We then need to set some variables in balenaCloud. If all the devices within your application are going to be using the same settings you can set these in the fleet configuration.
As mentioned, this is an SPI-based display, but does not use the standard SPI driver. Outside of balenaCloud SPI would normally be disabled and require you to manually enable it, but when using balenaCloud it is enabled by default which means we need to disable SPI, so ensure
If only one of the devices in your fleet is being used with this display you can set the required variables on a per-device basis within the device configuration page (shown below).
|RESIN_HOST_CONFIG_dtparam (note this is one of the default options)||blank|
|RESIN_HOST_CONFIG_gpu_mem (note this is one of the default options)||512|
|RESIN_HOST_CONFIG_hdmi_cvt||640 480 60 1 0 0 0|
To explain what each of these parameters does:
- gpu_mem allocates the specified amount of RAM (in MB) to the GPU. The minimum you’ll be able to get away with will vary depending on the resolution you’re running at.
- hdmi_cvt CVT means custom video timings. Here we are specifying a resolution of 640×480 (2x that of the display, the Pi will scale for us), at 60Hz and an aspect ratio of 4:3. You’re free to choose a resolution depending on your application – some things will look fine scaled, others wont!
- hdmi_force_hotplug setting this means the Pi will operate as if a monitor was connected via HDMI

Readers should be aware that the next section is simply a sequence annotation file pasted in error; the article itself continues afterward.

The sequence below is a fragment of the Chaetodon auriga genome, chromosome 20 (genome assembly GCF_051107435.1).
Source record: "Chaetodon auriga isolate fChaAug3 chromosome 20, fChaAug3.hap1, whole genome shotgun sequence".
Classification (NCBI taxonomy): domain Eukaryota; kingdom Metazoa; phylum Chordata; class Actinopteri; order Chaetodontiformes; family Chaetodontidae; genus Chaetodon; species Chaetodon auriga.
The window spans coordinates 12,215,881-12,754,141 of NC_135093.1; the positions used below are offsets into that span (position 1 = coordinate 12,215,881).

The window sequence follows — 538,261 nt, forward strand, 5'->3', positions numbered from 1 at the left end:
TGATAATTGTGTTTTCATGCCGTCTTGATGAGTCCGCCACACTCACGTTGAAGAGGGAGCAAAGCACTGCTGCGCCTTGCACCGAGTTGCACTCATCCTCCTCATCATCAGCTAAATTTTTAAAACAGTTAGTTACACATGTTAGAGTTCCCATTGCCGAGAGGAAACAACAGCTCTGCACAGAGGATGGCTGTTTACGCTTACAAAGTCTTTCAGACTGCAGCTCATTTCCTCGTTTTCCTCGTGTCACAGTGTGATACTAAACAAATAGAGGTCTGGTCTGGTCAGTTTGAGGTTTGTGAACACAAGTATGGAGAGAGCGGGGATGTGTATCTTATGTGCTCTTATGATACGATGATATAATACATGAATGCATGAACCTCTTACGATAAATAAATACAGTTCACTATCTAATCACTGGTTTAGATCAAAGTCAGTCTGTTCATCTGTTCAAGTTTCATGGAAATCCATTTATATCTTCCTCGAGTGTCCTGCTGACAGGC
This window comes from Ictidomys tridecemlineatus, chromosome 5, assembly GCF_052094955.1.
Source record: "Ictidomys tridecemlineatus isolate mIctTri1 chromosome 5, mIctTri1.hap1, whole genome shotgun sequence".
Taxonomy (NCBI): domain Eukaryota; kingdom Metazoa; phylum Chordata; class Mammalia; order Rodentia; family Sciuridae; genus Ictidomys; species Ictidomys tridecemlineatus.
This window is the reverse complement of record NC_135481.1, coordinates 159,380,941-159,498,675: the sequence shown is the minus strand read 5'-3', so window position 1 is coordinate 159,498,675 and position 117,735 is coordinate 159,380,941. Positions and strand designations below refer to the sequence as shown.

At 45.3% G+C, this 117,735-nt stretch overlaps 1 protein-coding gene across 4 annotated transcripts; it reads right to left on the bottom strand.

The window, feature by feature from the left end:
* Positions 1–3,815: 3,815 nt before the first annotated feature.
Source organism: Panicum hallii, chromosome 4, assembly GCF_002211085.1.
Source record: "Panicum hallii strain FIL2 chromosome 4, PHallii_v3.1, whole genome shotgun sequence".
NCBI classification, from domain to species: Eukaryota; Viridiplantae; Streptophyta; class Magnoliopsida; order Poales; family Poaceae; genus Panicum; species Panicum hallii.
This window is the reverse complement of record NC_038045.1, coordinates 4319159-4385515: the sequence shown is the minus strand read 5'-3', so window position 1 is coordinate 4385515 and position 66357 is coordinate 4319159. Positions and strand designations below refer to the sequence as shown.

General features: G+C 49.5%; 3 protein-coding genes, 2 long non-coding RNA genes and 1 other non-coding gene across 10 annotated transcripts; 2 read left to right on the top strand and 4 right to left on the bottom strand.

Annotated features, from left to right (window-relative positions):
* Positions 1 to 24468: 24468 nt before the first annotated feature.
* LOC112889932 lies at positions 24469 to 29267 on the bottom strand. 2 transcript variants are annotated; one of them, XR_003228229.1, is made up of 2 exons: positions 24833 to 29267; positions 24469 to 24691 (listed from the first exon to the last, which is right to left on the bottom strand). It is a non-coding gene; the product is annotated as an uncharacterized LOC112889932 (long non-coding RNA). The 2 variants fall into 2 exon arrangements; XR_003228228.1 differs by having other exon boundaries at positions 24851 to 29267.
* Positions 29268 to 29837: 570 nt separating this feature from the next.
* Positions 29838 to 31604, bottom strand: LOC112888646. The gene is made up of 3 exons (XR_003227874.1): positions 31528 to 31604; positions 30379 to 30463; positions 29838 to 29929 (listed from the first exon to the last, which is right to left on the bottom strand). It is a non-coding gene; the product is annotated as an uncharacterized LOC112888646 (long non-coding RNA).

- hdmi_group this is essentially specifying that we are working with a monitor rather than a TV
- hdmi_mode mode 87 is an unspecified mode allowing us to specify a custom one (with CVT above)
You can find the full documentation for the HDMI parameters in the Raspberry Pi documentation.
Driver container build
Now we have the display connected and the Pi configured correctly, we can set up the container to run the driver.
We’ve created a basic Dockerfile that uses a multistage build in order to download the latest version of the driver from the Github repository and compile it, before transferring the created driver and required libraries to a new image. This means that we’re not deploying any of the tools required to build the driver to our device, but just the resultant driver and libraries that we need.
You can find these files on Github in the balena-io-playground/ILI9341_example repository.
This project is setup in such a way that makes it ready to use as a multicontainer app; in that it already has an example Docker compose file and the fbcp-ili9341 driver in a subdirectory. This is explained in more detail later when we get to the multicontainer setup.